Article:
Simons Harbor has one well-protected cove and one somewhat-protected cove. Above is the nicest of the two coves. A stern tie was needed again to secure the boat. Simons is one of the best harbors visited along Lake Superior's shore. The inner cove has beautiful scenery and the coastal trail runs right along the water, giving easy access to this amazing hike through the woods and rocks.
A walk along the high peninsula separating the two coves provided a better view of the bottom than on the flybridge. The rocky bottom and shallows are more evident from a higher vantage point.
The end of the peninsula had a different topography than most of Superior's rocky shore. The sloping face was filled with hollows that had become gardens, planted in attractive ways.
The lower edge by the water had white rock stripes running through black granite with some red granite throwing in. The rounded rock face denotes that the weather-driven waves can come into the harbor polishing the rocks smooth.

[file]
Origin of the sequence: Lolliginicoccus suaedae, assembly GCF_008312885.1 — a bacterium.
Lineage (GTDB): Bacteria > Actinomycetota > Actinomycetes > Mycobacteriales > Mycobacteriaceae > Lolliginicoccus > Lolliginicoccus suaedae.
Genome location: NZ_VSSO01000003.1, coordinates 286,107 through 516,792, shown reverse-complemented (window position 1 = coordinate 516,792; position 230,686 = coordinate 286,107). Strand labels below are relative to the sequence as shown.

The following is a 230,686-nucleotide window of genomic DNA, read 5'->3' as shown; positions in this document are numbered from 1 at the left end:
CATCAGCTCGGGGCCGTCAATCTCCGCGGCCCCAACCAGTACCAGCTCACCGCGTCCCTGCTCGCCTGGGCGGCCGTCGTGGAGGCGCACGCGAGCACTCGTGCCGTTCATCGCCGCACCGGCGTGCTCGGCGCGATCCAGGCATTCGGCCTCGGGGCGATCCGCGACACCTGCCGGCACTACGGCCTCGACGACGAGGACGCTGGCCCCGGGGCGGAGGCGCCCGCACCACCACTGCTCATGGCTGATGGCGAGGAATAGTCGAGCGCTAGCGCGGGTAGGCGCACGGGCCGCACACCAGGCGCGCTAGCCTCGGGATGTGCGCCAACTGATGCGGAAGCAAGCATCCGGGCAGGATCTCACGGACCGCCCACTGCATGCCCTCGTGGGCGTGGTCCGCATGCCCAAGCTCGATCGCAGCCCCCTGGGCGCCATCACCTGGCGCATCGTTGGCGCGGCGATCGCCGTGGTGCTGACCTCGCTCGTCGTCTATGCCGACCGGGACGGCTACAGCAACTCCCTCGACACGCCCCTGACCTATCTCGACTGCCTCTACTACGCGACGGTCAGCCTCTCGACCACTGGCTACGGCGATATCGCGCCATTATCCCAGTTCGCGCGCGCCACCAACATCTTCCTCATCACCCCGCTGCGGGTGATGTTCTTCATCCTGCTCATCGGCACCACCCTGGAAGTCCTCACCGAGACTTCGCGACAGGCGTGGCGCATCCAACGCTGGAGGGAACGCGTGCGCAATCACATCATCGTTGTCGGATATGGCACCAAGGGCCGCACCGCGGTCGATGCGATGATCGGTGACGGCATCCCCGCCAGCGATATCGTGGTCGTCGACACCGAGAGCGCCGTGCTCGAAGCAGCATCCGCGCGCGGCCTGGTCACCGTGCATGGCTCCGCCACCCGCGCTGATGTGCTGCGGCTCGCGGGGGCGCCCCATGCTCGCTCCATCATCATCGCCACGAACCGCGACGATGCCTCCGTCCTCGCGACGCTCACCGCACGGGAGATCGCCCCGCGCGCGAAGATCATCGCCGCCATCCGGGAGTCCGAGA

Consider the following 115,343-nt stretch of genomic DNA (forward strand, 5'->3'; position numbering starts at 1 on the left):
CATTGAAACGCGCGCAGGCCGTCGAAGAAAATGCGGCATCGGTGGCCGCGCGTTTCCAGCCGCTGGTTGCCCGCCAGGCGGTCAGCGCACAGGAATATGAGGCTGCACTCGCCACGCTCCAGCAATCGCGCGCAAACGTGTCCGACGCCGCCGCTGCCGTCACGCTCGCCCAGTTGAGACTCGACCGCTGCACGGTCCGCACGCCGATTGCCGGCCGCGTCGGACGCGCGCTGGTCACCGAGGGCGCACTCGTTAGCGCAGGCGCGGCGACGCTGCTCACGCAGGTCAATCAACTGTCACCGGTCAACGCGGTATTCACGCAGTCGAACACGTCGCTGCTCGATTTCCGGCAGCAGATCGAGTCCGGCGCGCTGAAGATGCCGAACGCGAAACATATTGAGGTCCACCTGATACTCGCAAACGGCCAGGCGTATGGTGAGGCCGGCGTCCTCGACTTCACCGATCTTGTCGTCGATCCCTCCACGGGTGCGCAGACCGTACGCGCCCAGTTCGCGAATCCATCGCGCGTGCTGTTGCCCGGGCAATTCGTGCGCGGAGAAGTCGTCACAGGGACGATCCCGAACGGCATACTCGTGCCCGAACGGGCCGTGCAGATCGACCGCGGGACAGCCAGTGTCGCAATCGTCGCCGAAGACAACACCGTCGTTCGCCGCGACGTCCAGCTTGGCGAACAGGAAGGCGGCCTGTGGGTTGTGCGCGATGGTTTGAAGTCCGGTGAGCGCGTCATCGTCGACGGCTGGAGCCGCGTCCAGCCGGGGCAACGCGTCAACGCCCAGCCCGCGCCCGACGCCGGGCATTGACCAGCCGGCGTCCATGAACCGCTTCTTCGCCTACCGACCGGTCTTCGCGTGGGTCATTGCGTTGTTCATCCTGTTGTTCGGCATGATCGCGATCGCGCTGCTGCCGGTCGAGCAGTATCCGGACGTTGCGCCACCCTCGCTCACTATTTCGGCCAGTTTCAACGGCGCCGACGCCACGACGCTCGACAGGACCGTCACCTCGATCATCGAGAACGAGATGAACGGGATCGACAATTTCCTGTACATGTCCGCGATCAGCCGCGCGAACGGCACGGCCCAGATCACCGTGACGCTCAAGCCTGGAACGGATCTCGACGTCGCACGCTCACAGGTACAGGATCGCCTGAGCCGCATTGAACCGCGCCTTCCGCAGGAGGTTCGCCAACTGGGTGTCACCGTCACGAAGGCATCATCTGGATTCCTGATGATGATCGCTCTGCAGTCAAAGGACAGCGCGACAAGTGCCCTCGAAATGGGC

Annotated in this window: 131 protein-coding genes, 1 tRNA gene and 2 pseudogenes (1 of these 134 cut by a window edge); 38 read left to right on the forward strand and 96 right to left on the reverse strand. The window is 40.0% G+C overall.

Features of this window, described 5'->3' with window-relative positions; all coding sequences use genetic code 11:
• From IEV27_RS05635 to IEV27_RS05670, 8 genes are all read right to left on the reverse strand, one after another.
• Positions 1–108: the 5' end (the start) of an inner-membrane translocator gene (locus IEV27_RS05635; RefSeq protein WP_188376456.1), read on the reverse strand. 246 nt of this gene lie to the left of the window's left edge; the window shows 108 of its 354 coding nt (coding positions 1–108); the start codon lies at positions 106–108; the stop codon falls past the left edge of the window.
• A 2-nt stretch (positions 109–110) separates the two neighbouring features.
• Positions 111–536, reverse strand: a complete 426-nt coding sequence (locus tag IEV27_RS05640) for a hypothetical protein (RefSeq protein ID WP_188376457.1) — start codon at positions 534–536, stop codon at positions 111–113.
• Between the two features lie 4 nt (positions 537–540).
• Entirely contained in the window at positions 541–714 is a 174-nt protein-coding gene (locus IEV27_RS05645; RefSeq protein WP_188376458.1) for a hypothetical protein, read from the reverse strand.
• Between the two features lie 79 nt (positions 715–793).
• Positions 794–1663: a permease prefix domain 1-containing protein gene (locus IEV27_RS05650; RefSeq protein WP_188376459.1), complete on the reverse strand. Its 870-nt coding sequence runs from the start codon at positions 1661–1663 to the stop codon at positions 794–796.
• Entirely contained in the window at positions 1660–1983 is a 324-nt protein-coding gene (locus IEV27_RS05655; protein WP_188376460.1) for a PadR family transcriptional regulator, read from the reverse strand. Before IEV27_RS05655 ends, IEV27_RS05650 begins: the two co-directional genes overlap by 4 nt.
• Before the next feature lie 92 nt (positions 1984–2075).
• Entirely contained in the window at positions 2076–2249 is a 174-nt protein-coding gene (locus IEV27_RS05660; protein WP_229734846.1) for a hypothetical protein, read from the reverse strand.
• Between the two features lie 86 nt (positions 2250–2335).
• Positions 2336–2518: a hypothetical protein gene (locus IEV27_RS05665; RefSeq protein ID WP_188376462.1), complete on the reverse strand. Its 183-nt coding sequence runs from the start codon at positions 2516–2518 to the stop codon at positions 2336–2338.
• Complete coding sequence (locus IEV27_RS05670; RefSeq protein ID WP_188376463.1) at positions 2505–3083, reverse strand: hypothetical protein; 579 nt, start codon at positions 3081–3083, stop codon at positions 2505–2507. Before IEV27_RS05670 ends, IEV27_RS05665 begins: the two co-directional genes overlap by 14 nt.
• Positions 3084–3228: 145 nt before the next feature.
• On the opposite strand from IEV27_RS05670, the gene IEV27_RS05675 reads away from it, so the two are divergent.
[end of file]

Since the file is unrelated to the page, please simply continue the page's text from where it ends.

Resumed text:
The smooth rocks do make for a nice dinghy landing and starting point for a hike up the rock face.
Hiking across the peninsula brings a nice view of the other cove at Simons, which is not as large and is more open to the big lake. It was quiet and calm on this day.
Looking to the right from the above vantage point, the high peninsula that forms Simons Harbor is prominent.
Out into the lake, off the point above, lies a lumpy island with a stand of trees appearing much like hair on a head. This island guards the entrance to Simons. Navigationally, this island is a puzzle. Simons Harbor has many shoals along its mouth. In fact, the charts show a shoal in the exact spot where this island sits. There is no island on the charts. It is quite difficult to get one's bearings when looking for a shoal underwater and finally realizing that a 40' tall island is there instead.
The dinghy ride back to Last Dance brings a view how much farther from the lake the back of the nicer harbor lies.
The coastal trail has some challenging climbs, but the most interest comes from the rock formations and wide variety of plant life. The images below provide a glimpse of a walk along the trail.